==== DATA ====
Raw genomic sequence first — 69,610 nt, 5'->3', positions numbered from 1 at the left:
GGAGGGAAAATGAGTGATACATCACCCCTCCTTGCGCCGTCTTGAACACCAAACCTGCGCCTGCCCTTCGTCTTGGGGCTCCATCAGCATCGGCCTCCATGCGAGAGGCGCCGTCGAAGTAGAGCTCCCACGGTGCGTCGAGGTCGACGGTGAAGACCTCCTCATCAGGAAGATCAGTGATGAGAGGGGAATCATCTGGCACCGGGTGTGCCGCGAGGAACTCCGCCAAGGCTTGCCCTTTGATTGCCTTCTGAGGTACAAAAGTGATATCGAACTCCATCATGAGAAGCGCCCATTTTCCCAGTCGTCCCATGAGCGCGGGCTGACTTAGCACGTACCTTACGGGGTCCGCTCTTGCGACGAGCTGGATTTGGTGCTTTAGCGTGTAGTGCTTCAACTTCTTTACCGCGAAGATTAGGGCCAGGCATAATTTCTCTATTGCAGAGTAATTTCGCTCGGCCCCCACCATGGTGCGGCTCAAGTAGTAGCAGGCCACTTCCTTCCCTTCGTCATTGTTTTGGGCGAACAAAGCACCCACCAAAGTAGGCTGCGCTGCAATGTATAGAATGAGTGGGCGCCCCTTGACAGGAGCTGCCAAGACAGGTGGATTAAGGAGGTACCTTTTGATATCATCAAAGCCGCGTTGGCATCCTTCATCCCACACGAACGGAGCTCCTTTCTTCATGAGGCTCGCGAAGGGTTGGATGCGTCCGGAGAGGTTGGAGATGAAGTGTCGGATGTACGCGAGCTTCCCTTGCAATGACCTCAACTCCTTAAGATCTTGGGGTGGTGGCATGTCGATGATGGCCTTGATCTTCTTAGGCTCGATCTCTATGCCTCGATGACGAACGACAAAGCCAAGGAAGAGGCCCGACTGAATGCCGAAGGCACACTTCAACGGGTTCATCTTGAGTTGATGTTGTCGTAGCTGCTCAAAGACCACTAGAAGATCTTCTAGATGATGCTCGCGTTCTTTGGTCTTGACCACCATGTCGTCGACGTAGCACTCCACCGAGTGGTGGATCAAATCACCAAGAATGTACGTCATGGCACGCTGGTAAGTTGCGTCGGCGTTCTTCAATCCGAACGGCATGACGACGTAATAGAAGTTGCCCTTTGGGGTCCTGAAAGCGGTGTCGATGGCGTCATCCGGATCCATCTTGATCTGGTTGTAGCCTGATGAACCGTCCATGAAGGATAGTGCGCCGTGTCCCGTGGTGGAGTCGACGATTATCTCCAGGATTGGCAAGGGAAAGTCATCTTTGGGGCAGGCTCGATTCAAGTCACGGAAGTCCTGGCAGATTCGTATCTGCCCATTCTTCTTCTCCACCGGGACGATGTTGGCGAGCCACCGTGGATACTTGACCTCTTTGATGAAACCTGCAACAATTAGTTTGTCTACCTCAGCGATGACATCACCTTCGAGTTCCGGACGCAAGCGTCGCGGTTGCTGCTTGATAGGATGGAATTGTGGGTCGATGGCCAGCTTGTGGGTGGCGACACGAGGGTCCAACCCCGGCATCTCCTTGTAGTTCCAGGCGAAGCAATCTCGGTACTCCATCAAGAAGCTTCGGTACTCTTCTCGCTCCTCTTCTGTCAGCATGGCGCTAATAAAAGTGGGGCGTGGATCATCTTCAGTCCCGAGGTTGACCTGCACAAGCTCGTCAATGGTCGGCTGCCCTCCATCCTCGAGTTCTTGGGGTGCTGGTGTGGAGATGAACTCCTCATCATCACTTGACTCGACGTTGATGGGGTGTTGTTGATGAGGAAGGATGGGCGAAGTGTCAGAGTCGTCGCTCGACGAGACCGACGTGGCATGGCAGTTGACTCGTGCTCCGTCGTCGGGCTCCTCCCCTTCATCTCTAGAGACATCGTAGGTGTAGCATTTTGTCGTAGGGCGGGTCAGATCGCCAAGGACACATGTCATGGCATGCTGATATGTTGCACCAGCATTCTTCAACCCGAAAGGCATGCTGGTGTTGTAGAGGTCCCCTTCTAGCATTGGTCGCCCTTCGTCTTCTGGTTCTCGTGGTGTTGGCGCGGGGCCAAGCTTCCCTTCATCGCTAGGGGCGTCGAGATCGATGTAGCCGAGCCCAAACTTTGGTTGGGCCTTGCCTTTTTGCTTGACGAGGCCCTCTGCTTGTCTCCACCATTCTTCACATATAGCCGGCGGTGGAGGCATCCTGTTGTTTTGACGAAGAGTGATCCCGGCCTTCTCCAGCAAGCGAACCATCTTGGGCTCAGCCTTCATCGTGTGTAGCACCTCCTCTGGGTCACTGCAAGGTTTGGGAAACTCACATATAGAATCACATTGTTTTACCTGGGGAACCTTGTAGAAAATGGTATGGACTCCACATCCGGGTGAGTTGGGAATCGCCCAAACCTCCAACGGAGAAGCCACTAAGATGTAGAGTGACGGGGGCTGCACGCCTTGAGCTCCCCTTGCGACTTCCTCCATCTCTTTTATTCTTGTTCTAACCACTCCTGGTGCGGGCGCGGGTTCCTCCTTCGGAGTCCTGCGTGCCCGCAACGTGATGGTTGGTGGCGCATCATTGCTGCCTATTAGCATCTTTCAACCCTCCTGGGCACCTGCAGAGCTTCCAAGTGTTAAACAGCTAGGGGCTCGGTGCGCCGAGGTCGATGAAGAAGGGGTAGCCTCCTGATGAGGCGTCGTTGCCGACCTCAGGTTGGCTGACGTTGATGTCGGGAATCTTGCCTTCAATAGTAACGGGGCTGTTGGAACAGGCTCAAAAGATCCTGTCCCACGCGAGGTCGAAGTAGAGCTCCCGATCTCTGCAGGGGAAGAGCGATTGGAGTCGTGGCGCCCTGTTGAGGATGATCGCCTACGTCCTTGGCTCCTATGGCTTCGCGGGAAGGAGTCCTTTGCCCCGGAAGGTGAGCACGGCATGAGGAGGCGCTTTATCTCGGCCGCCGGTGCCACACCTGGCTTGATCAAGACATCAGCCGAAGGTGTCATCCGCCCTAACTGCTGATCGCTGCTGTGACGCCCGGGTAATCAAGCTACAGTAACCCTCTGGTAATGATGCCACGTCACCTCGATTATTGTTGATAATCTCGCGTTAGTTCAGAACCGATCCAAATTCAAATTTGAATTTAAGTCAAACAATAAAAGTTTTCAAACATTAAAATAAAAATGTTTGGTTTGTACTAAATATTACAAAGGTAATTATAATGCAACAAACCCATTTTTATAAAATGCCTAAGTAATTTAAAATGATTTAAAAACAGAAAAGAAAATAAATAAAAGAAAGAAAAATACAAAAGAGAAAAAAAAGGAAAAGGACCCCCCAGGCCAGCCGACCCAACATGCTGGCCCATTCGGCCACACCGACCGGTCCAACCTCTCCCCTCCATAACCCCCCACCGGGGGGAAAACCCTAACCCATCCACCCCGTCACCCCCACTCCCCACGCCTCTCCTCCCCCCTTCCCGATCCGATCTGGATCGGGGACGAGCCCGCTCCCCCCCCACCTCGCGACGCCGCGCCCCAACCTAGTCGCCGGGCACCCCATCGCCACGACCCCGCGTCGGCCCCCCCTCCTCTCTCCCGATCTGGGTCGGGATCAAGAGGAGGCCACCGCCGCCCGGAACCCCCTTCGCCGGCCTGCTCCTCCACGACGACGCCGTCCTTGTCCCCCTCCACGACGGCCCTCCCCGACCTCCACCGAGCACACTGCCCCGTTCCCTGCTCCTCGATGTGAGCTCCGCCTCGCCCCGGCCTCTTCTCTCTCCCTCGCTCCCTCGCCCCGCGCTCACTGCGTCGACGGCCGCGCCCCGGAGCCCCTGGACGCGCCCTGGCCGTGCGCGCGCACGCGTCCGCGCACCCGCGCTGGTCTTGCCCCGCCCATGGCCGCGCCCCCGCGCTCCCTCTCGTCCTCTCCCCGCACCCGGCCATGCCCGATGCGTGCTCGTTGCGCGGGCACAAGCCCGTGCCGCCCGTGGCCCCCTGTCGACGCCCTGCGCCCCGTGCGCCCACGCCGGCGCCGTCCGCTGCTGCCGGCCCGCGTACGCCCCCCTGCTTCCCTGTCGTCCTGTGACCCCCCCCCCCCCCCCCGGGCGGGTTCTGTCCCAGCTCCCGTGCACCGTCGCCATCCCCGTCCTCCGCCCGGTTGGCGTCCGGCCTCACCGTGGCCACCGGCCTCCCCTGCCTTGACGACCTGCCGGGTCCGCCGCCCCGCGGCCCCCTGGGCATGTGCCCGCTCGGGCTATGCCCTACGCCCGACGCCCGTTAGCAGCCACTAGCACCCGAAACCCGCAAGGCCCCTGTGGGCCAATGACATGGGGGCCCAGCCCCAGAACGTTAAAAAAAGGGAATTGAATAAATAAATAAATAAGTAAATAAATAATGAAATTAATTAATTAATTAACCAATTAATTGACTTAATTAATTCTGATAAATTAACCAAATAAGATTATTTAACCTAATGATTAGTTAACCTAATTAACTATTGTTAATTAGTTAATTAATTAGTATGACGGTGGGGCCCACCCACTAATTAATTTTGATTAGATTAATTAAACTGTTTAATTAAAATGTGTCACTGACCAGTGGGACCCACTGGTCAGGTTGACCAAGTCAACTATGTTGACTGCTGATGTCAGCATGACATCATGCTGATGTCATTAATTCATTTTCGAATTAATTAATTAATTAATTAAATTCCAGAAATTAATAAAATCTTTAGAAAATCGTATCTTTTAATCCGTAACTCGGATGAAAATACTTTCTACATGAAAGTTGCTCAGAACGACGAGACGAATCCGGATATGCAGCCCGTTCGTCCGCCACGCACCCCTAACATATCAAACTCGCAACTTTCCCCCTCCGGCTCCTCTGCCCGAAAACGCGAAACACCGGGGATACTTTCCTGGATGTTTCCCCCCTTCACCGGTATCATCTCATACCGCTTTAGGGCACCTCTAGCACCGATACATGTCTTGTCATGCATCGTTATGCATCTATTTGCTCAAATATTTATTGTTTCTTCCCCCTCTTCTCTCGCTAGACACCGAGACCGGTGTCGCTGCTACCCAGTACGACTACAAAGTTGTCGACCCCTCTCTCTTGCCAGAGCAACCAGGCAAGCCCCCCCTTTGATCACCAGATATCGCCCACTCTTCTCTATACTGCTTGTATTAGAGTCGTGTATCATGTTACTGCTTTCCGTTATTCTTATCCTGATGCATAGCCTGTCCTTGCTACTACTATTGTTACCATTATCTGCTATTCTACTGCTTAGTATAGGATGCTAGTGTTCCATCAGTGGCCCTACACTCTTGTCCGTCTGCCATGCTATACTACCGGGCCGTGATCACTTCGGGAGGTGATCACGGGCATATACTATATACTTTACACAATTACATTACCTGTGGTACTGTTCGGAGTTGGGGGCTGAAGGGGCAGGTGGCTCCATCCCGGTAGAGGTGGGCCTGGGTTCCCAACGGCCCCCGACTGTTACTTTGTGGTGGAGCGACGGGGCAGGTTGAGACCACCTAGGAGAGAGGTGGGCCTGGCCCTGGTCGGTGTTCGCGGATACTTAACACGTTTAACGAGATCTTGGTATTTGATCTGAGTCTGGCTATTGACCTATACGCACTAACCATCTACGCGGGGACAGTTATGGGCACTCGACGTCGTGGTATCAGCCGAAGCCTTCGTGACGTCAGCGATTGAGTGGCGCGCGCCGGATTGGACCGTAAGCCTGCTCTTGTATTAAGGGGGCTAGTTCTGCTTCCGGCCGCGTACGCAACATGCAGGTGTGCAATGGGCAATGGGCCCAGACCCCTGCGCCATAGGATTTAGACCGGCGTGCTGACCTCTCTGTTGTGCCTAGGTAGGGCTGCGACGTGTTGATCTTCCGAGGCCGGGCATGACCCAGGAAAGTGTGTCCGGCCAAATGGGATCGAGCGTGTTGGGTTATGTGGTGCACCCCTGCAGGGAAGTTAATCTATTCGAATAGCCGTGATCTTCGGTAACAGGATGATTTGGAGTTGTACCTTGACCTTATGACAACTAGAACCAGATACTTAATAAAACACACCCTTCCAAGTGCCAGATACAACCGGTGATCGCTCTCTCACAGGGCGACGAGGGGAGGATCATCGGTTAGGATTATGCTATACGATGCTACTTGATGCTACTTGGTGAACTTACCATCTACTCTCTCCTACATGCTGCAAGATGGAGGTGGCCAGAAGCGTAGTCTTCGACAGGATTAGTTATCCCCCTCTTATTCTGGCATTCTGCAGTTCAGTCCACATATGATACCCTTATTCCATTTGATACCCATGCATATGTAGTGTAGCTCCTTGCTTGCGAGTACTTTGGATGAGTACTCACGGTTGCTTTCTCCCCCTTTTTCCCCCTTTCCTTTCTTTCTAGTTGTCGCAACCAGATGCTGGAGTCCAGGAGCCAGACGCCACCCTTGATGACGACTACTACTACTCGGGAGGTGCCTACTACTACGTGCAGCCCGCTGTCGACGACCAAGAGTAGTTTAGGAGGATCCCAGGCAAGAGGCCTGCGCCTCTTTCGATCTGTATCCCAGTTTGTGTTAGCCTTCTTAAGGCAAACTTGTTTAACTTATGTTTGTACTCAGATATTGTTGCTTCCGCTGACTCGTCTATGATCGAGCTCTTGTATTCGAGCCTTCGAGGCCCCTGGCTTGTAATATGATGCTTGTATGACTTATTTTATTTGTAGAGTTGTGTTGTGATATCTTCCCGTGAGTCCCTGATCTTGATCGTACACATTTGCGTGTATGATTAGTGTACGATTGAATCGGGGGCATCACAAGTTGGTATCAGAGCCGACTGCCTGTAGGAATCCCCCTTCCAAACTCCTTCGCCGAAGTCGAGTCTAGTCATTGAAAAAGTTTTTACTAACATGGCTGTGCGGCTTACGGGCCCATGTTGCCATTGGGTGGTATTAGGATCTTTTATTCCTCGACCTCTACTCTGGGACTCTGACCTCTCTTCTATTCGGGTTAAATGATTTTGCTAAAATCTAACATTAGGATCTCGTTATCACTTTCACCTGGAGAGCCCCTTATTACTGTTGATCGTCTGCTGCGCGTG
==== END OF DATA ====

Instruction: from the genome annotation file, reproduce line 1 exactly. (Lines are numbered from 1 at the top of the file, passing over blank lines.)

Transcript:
Raw genomic sequence first — 69,610 nt, 5'->3', positions numbered from 1 at the left: